Barbara Loden wrote, directed and starred in her only feature film, WANDA, in 1970. Wanda follows a woman living in eastern Pennsylvania who inadvertently goes on the run with a bank robber. Loden made the film after being fired from a leading role in Frank Perry’s The Swimmer. Her then-husband Elia Kazan contributed to her firing by deeming her work unworthy, and recommended that she be replaced. In an attempt to regain control of her artistic practice, Loden decided to write, direct and star in her own film. The film was shot by Nicholas T. Proferes, and was filmed with an eye for creating a sense of intensely intimate verite cinema. Wanda won a prize at the Venice Film Festival and opened to some critical acclaim, but was largely ignored by audiences upon release. It has now become a beloved cult classic of feminist film.
WINGS OF DESIRE (1987)
Wim Wenders’s 1987 romantic fantasy WINGS OF DESIRE follows an angel perched high over Berlin, who tires of overseeing human activity and wishes to become human himself when he falls in love with a beautiful trapeze artist. Made just before the fall of the Berlin Wall, Wings of Desire has become a beloved work of film poetry, and was voted second only to Raging Bull in Premiere Magazine’s poll of favorite movies of the 80s. Wenders brought legendary French cinematographer Henri Alekan out of retirement to shoot Wings of Desire. Alekan was known for his chiaroscuro images in Jean Cocteau’s La Belle et a Bete, and worked with Wenders to create a sense that the audience was floating through the film, imagining how angels might look at humans. By shooting the angels’ point of view in monochrome and the humans’ point of view in color, Wenders and Alekan created a visual language that served both a narrative and thematic function, and gave the film a richness that still endures today.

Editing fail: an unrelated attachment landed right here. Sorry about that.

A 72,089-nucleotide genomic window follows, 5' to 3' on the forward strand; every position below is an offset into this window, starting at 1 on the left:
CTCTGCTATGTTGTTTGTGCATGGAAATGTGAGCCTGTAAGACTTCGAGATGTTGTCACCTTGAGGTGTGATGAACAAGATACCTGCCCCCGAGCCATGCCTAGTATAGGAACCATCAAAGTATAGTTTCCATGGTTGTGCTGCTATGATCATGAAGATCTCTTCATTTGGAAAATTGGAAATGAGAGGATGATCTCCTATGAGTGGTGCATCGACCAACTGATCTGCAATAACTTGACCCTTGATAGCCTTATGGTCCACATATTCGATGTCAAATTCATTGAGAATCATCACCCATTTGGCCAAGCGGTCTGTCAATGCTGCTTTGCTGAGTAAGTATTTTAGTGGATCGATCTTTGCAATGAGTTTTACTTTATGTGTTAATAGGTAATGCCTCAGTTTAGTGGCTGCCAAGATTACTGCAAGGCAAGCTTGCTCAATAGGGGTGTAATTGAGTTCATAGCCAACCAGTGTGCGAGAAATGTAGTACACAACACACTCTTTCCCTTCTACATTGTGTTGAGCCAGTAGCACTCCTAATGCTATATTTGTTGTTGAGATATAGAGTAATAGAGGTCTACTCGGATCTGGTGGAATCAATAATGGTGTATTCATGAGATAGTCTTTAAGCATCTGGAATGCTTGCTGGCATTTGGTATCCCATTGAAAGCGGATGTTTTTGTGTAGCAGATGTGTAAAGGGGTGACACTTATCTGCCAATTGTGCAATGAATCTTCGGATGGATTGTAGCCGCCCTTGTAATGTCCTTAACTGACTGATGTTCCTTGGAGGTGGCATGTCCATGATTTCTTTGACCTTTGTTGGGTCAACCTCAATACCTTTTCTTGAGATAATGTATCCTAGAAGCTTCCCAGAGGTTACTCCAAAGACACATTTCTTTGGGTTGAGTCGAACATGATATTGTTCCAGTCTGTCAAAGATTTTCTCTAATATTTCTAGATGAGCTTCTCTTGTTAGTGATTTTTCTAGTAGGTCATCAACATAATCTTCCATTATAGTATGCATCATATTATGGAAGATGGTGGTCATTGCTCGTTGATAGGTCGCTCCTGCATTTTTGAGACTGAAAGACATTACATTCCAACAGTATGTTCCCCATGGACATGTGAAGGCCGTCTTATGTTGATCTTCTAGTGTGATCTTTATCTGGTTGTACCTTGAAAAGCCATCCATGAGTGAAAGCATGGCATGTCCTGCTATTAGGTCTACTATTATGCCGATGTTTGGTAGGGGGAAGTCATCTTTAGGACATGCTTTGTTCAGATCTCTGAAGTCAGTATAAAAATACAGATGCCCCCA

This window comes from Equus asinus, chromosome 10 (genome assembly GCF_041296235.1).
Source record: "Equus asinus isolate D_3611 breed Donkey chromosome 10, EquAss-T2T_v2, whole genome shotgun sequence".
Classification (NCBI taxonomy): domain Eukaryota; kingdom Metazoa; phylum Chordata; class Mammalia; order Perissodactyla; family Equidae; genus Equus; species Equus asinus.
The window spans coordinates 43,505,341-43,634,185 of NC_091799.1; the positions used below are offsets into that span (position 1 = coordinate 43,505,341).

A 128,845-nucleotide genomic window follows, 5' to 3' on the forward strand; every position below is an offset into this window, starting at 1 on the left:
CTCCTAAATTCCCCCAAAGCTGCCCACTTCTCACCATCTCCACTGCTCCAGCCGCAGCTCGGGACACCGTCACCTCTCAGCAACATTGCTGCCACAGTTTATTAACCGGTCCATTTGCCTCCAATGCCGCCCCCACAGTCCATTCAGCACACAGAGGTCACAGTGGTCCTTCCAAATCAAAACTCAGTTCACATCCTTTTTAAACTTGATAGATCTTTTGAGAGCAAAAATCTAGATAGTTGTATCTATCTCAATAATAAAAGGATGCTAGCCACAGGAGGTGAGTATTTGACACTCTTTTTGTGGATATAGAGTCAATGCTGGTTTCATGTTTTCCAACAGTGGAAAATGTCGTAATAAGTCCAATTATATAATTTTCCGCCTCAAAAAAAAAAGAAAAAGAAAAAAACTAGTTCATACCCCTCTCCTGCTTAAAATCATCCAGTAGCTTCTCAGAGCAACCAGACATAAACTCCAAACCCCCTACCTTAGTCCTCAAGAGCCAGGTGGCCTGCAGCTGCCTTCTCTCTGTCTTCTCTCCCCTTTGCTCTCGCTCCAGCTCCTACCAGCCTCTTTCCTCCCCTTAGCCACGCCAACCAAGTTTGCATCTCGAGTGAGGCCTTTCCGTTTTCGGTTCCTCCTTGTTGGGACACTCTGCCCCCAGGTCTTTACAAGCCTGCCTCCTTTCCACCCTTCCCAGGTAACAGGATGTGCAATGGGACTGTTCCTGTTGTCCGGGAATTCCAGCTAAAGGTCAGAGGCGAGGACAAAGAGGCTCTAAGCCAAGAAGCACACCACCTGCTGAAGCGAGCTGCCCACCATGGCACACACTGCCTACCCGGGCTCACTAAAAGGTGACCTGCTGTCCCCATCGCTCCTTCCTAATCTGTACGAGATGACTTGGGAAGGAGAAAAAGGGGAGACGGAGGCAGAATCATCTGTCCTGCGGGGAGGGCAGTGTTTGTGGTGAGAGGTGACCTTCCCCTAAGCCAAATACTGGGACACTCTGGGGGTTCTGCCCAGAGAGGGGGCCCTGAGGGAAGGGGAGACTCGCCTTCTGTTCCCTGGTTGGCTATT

A BEAUTIFUL DAY IN THE NEIGHBORHOOD is Marielle Heller’s third feature film, and is based on the true story of an investigative journalist on assignment to profile famous children’s television host Fred Rogers. The film debuted at the 2019 Toronto International Film Festival, and earned an Academy Award nomination in the Best Supporting Actor category for Tom Hanks. A Beautiful Day in the Neighborhood was shot by American cinematographer Jody Lee Lipes, who approached Heller after learning that her usual collaborator Brandon Trost was unavailable for the project. After discussions about the best way to treat the 1990s period in which the film was set, Lipes and Heller decided to shoot the majority of the film in a 1.85:1 aspect ratio, but to frame the Mr. Rogers’ Neighborhood sequences in 1.33:1 in order to recreate them as faithfully as possible. In addition to shooting the TV show sequences on a similar camera to the original show, Lipes and Heller decided to shoot the rest of the film on the Arri Alexa Mini in Super 16 mode in order to create an image that didn’t feel too contemporary.